Ambassador Yip Wei Kiat of Singapore of the Republic of Singapore hosted a reception at the Grand Hyatt Grand Ballrom in Seoul on Aug. 12, 2015 to celebrate Singapore’s 50th National Day and the 40th anniversary of her diplomatic relations with Korea.
It was one of the largest diplomatic functions in recent months in terms of the space of the ballroom whereas the Grand Ballroom of Grand Hyatt was among the largest in the Capital.
Many Korean and international dignitaries attended the party, who, from the Korean side, included Minister Yoo Il-ho of the Land Infrastructure & Transpiration (MOLINT) and President Song Minsoon of the University of North Korean Studies (former minister of foreign affairs & trade during the government of President and Roh Moo-hyun) and many business, culture and media representatives who included Chairman Lee Kyung-sik of The Korea Post who operates three English and two Korean-language media units.
Attendance from the international community was also adequate and included mission chiefs who included Ambassadors William Paterson of Australia, Ramzi Teymurov of Azerbaijan, Guadalupe Palomeque de Taboada of Bolivia, Dato Paduka Haji Modh Rosli Bin Haji Sabtu of Brunei Darussalam, Petar Andonov of Bulgaria, Suth Dina of Cambodia, Sylvestre Kouassi Bile of Cote d'Ivoire, Hany Moawad Selim Labib of Egypt, Bessho Koro of Japan, Dato Rohana binti Ramli of Malaysia, Clare Patricia Fearnley of New Zealand, Mohamed Salim Alharthy of Oman, Raul S. Hernandez of the Philippines, Alexander Andreevich Tomonin of Russia, Zoran Kazazovic of Serbia, Omrie Michael Golley of Sierra Leone, Kiromov Salohiddin of Tajikistan (CDA), Myrat Mammetalyyev of Turkmenistan, Alba Florio Legnani of Uruguay and Botirjon Asadov of Uzbekistan.
Speaking to the guests, Ambassador Yip said:
“Many people have been impressed by the progress that Singapore has achieved over the last 50 years. Since 1965, Singapore’s per-capita GDP has grown around 100 times. In fact, Korea’s own transformation has been no less spectacular. Over the same period, its per-capita GDP has grown by more than 260 times. Singapore and Korea have been strong partners in our journey to where we are today.
“In 1997, we signed an agreement on science and technology, which has since become a key pillar of bilateral cooperation. Ten years ago, we concluded a bilateral FTA to give two-way trade and investment a boost. Today, Singapore is Korea’s 5th largest trade partner and among its top few foreign investors. And despite being a small country, Singapore is one of the largest markets for Korean engineering and construction companies. Apart from building roads, subways and sea-port terminals, companies such as Samsung C&T, Hyundai E&C, Samsung E&C and Daewoo E&C have also left their mark on the Singapore landscape in the form of iconic buildings such as the Marina Bay Sands and the Suntech City.”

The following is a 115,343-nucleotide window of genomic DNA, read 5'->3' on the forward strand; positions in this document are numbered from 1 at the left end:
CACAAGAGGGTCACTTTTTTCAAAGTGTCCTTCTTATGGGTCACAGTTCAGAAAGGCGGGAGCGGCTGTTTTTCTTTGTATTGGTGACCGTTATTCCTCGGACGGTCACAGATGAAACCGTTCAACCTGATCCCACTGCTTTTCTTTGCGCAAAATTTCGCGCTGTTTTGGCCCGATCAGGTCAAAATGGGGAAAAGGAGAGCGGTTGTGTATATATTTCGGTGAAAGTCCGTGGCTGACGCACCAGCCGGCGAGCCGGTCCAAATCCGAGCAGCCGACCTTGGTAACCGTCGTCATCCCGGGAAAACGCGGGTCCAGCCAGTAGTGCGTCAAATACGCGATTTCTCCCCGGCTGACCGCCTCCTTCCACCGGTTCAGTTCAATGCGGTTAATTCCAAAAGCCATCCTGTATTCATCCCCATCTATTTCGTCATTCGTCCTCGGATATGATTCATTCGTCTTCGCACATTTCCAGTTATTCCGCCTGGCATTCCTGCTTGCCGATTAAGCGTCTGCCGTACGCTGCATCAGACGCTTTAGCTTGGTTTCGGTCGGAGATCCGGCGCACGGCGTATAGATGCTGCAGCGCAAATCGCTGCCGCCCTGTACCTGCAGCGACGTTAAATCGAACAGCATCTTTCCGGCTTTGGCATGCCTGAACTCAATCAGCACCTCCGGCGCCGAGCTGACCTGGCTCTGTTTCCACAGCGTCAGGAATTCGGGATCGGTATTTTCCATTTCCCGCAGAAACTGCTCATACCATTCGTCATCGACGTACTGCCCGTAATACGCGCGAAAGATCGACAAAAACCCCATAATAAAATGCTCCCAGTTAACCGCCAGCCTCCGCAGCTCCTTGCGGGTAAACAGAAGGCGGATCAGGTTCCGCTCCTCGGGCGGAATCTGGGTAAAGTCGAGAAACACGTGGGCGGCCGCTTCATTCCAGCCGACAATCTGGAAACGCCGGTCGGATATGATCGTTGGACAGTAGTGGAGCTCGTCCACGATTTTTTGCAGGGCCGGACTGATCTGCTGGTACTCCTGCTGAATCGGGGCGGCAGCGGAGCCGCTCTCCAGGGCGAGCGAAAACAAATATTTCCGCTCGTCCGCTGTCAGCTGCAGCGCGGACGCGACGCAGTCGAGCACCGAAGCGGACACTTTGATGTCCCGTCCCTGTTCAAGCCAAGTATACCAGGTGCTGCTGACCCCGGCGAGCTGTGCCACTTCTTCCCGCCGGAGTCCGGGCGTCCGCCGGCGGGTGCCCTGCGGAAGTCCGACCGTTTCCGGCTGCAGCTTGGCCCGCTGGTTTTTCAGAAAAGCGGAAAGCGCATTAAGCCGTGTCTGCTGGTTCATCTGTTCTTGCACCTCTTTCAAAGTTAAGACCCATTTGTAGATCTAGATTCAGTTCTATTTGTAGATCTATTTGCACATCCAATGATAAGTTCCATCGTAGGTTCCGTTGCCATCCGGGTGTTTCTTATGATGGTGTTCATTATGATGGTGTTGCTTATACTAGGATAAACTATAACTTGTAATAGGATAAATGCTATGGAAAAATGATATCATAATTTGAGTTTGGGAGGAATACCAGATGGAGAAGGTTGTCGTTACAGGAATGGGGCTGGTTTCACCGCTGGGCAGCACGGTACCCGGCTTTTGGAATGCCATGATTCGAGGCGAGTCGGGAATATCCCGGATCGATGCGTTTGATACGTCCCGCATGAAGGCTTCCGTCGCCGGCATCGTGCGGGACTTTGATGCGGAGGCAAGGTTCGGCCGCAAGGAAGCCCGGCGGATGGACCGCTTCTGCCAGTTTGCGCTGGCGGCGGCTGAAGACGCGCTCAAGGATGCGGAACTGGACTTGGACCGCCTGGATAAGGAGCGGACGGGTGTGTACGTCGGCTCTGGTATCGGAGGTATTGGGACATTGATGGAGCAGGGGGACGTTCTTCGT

Korea and Singapore now appear to be interested in cooperation in the construction of speed train connecting Singapore and Malaysia. Korea is considered in the outside world to be very competitive in the construction of speed trains in view of its construction and operation experiences in Korea and around the world..
Incidentally, Second Vice Minister Yeo Heyong-koo of the MOLIT visited Singapore and Malaysia last May to persuade the two countries that Korea stood out in the construction of speed trains in connection with the plans of the two countries build an express train line between Singapore and Malaysia. The Tuas West project is known to cover a total of 330km between the two countries and total cost of construction is estimated at US$12 billion, according to an MOLIT source.
On the private note, among the Korean people, Singapore is a target of great envy. If the late President Park Chung-hee (father of incumbent President Park Geun-hye) achieved economic miracles in Korea, former President Lee Kwan Yew of Singapore made a much greater achievement in the eyes of the many Koreans, from which conspicuously stands out the high transparency rating and the per-capita GNI (gross national income).
Last year, Singapore ranked the seventh cleanest country in the world (among a total of 175 countries) according to Transparency International while Korea was the 43d among the same number of countries.
The transparency rating more or less corresponds to the per-capita GNI. Last year, according to IMF, Singapore achieved US$56,113 which is about double that of Korea (US$28,739). So it is clear why Singapore is Korea’s target of envy.
One of the primary reasons why the Korean people elected President Park Geun-hye as President in 2012 was the belief that she would be like her father and eradicate corruption from Korea like her father tried to do?plus the fact that she had no reason to amass illicit fortunes which her predecessors had allegedly done because she was single and did not have any offspring to bequeath the ‘ill-gotten’ wealth to.
Unfortunately, however, over one half of her tenure of office has already gone while the country was plagued with the unfortunate incidents of Sewol Ferry Case, MERS Case and a number of other unfavorable occurrences that came in succession dwarfing her ‘War against Corruption.’